How can there be interstate highways … in Hawaii? And why isn't a family-size pizza the size of a family?
You’re so immature, Greg. I feel a definite kinship.
Back in the late 1950s Hawaiian officials had the same thought you did (about the interstates, I mean; we’ll ignore the business about pizzas). But they didn’t think it was so funny. In fact they were quite concerned that some literal-minded bureaucrat was going to say they weren’t eligible for federal interstate highway money merely because there was this thing called an ocean separating them from the rest of the country.
They were probably right to worry. Early federal highway legislation said the interstate system “shall be designated within the continental United States,” thereby excluding islands. But Hawaiians pointed out that one of the purposes of the interstate system was to strengthen national defense, and that Hawaii (specifically, the island of Oahu) was crammed with military installations that needed to be connected by good roads.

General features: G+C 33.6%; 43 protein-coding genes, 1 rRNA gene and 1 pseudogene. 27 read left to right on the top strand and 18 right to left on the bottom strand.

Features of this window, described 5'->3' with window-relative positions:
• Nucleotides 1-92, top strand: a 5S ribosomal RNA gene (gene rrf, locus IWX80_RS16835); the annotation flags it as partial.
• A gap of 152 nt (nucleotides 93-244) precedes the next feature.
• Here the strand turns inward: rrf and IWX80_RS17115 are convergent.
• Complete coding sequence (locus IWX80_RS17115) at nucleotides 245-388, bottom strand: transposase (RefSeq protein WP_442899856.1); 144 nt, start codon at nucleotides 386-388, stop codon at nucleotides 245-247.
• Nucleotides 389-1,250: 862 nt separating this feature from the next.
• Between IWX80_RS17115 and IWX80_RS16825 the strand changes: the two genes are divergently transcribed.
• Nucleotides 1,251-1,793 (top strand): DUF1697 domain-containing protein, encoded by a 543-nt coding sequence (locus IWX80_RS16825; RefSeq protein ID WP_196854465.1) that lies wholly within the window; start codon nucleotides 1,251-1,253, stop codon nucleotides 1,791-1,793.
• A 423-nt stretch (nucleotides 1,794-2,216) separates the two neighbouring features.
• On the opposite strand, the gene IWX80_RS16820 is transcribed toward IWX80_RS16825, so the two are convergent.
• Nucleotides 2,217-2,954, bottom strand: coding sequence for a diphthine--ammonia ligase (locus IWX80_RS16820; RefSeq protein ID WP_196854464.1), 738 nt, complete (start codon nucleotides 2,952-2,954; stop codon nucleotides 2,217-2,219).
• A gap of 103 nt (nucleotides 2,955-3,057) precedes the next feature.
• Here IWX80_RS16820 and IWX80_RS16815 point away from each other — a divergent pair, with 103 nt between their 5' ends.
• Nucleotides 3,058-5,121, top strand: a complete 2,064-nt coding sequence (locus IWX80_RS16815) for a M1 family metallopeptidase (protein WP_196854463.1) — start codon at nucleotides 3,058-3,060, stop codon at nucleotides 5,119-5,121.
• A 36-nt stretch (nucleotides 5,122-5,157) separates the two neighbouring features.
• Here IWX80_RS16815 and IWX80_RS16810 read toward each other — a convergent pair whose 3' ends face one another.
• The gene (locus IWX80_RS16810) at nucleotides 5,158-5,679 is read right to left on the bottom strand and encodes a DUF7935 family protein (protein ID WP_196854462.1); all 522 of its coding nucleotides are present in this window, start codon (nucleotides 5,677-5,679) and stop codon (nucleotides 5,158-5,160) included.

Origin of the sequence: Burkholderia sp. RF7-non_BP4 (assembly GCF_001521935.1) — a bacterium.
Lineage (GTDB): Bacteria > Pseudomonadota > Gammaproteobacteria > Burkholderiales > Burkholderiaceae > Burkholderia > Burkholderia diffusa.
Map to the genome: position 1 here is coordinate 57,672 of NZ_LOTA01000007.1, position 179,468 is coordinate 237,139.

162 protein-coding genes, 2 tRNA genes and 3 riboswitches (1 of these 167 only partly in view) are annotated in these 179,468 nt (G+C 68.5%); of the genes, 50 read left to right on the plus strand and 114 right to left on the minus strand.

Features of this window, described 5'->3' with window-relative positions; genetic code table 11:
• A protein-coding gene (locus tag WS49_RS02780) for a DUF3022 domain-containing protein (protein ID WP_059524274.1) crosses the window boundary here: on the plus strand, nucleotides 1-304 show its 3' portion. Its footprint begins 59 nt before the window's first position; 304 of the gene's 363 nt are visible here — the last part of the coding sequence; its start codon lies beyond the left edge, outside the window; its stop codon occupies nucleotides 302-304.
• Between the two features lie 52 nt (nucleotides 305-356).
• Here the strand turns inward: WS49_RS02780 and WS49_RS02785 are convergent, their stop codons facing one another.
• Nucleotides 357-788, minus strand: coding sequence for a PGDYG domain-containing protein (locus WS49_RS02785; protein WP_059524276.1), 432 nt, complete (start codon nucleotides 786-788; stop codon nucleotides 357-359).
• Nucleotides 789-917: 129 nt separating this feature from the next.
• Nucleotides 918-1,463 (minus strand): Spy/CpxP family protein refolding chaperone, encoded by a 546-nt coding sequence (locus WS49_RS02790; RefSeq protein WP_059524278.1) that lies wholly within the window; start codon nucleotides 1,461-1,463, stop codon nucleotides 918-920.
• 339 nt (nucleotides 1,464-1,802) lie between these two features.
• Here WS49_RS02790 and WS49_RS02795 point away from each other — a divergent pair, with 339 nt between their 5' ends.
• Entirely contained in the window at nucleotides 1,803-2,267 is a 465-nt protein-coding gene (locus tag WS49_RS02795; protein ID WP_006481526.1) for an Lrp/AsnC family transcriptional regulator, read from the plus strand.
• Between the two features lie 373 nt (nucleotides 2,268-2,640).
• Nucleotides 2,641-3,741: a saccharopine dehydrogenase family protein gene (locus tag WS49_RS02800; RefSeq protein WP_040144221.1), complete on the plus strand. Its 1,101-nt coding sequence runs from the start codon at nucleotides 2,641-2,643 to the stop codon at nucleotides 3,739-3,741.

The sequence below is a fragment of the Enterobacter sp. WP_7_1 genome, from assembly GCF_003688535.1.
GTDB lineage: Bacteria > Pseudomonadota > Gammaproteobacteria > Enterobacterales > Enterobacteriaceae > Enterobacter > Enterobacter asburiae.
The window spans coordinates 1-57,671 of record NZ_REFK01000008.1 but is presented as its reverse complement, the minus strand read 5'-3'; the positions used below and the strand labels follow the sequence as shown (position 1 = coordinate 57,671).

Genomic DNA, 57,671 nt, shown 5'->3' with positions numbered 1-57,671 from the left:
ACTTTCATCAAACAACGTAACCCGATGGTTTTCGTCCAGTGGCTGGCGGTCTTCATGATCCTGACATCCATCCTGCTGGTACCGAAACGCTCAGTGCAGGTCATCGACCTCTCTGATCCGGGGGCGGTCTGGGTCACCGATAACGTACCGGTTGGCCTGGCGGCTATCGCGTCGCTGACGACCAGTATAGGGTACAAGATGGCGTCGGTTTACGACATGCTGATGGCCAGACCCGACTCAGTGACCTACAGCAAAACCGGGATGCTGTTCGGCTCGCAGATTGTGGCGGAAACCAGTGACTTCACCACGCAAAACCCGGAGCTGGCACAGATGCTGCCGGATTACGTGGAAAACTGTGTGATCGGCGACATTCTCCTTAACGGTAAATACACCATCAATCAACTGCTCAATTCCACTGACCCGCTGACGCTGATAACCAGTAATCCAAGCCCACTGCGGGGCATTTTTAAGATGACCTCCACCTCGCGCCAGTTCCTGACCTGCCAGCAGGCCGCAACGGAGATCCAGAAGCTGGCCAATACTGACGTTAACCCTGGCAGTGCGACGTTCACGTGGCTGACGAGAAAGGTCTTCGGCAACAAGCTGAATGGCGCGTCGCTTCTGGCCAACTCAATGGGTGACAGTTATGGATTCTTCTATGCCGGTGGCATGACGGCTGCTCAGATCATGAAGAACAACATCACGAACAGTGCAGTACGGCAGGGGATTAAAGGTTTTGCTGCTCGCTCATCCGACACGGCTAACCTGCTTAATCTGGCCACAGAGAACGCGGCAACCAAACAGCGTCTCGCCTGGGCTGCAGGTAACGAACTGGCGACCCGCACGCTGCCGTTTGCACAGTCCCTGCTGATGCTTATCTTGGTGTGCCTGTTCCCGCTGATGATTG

Congress evidently saw the wisdom of this and dealt with the matter in the Hawaii Omnibus Act of 1960, which took care of various postadmission loose ends. Right after a section dealing with the Opium Poppy Control Act and shortly before a passage headed Purchases of Typewriters, they stuck in some language deleting the continental U.S. requirement and authorizing $12 million for Hawaiian roads.
Three routes were subsequently approved and built, with the result that Hawaii now has more miles of interstate than Delaware (48 vs. 40.6). Meanwhile, Alaska, despite its unquestionable location on the mainland, has no miles of interstate at all and has to struggle along with dogsleds and snowshoes. Just shows you life isn’t fair, the squeaky wheel gets the grease, and you can’t be deterred by mere words when it comes to grabbing federal bucks.
Send questions to Cecil via firstname.lastname@example.org.